Yes. I know what you are thinking. This entire post is mute given the functionality of Google Classroom or the myriad of other scripts. However when I want to quickly share a Google Doc template with students or teachers whom I am working with for a short period of time (workshop, science camp, etc.), this process works great. Below is the logic and video tutorial.
Creating a template from a Google Doc is extremely useful when you want to streamline the way students gather data, or engage in a unified activity. When the ridiculously long Google Doc URL template is created (see below video for method), writing a short version, customized URL on the board is very efficient. By customizing the link students do not confused "1" for an "l" an "O" for an "0", etc.
One of the most powerful ways to sparkInvoluntary Curiosity in students is to strategically trim a video clip to either remove content or present an unresolved representation of the content. Both of these techniques leave students with questions as to what information was missing, or what the final result will be.
Because internet speed and access to YouTube varies in schools, downloading the desired clip from YouTube, then strategically trimming the video to be played locally is a powerful technique. I often have a trimmed clip playing on repeat loop in Quicktime as students enter the room in an attempt to grab their attention and spark their curiosity immediately.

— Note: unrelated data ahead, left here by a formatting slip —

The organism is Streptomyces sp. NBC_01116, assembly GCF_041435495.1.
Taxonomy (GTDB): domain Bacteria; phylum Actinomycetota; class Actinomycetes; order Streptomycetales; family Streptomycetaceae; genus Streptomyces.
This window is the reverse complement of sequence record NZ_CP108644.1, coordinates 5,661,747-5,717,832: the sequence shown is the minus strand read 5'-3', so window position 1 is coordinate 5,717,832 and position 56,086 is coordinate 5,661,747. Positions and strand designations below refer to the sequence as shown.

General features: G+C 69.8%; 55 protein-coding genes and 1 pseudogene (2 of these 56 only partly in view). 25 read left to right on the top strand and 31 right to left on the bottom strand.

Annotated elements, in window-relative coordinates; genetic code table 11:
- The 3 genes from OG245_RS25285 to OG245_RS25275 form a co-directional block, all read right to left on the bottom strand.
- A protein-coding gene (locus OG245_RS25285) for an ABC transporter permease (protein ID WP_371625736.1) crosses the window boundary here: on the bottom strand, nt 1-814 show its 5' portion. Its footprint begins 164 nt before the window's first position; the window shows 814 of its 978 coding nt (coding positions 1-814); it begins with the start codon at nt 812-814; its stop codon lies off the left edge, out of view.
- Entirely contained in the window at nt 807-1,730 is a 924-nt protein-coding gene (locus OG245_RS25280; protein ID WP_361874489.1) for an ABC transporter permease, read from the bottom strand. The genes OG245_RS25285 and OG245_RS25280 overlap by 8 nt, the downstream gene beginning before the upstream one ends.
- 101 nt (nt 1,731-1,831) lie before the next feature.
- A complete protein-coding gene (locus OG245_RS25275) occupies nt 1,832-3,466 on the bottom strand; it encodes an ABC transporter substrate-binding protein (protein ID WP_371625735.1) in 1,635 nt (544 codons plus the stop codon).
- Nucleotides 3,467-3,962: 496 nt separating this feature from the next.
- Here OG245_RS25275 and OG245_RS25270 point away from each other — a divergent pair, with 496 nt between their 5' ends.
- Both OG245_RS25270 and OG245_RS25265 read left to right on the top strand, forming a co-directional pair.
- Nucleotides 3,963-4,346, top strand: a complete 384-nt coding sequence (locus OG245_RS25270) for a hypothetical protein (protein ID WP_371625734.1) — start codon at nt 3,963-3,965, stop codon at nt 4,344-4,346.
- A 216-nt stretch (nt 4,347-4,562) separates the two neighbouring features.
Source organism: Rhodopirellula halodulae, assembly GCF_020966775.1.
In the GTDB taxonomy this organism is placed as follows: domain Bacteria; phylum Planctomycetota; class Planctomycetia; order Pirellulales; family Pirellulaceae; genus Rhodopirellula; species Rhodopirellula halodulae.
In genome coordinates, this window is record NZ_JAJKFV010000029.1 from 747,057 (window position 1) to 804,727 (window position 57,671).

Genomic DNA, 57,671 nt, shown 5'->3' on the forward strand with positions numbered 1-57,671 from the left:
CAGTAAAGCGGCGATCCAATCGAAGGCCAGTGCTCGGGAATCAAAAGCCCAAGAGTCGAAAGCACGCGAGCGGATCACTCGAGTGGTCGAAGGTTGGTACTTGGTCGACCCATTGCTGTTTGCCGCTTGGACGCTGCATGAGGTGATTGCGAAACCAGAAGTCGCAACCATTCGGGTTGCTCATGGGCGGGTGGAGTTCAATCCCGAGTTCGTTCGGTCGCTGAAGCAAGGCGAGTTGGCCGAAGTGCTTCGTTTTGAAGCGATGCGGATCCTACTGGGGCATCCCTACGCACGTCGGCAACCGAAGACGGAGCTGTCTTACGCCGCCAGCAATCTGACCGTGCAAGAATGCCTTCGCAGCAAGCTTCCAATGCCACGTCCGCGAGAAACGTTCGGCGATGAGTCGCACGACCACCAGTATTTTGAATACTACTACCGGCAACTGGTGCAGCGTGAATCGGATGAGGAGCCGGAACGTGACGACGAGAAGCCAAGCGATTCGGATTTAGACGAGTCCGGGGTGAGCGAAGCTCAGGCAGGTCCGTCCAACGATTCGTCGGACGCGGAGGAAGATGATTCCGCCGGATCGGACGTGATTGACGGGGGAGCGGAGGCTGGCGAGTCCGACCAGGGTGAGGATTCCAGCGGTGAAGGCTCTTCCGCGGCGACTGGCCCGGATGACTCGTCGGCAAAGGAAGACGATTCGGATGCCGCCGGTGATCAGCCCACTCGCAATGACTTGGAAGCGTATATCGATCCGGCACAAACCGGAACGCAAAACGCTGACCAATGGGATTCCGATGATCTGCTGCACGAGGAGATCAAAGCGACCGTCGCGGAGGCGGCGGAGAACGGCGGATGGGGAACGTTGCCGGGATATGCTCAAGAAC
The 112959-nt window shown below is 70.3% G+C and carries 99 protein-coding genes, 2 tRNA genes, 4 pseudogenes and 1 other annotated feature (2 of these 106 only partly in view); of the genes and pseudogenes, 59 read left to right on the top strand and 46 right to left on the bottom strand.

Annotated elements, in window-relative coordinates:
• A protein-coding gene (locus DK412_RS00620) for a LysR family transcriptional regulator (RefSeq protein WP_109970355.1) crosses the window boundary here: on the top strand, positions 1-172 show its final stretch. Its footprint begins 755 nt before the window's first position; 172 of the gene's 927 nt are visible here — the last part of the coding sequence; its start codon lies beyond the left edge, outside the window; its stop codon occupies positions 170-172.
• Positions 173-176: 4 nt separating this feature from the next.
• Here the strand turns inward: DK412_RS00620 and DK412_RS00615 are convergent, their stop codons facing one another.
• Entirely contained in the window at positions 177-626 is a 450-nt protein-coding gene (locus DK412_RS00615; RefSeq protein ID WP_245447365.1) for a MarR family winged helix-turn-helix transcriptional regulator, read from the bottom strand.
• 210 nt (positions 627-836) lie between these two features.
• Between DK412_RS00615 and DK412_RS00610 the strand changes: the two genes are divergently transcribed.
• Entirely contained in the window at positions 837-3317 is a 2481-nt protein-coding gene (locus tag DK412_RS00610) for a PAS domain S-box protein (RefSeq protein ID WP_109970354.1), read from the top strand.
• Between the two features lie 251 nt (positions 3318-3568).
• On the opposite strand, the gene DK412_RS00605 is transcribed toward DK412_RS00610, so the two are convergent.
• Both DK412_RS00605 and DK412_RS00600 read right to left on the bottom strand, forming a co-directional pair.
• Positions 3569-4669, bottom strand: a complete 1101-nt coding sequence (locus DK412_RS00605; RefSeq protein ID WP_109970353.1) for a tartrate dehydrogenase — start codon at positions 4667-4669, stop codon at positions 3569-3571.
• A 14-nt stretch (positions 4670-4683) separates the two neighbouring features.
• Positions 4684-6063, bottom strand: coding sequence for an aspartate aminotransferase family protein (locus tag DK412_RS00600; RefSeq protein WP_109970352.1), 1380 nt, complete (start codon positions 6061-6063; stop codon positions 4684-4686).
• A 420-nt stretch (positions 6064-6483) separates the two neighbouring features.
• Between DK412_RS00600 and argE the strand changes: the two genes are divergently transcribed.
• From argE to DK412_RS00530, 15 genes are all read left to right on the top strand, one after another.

Below is a short video outlining how I download and trim video for curiosity using technology I use savefrom.net & Quicktime. In this video I am downloading a clip from the movie Fight Club in an attempt to spark student questioning around Acid-Base Chemistry.
Last year a new feature was added to Google Forms which allows users to submit a file (picture,
video, document, etc.) when completing a form. Today in class I leveraged this feature to facilitate
the curation of a student generated study guide for an upcoming chemistry assessment. Because
chemistry assessments usually involve the production of a handwritten graph, diagram or chemical structure, I had students submit a question in text, then upload a written answer using the file
upload feature. Click here to see the live form. Below is a screenshot of the form.
When all groups completed their question and answer an associated, organized spreadsheet was
created that, when made available to students, contains a question and link to a clear, handwritten answer from each group. Students used their phones to capture the image, and either accessed the form directly from their phone and uploaded via the photo library, or emailed the image to their
computer to be uploaded. Click here to see the live form. Below is a screenshot of the form and a submitted picture.
If you are planning on implementing this, or a similar activity, please play close attention to the
sharing settings in the folder that collects uploaded documents.
If you do not adjust the settings to "public" in the folder (that is automatically created when you
publish a form with a file upload feature) students will not be able to access the links generated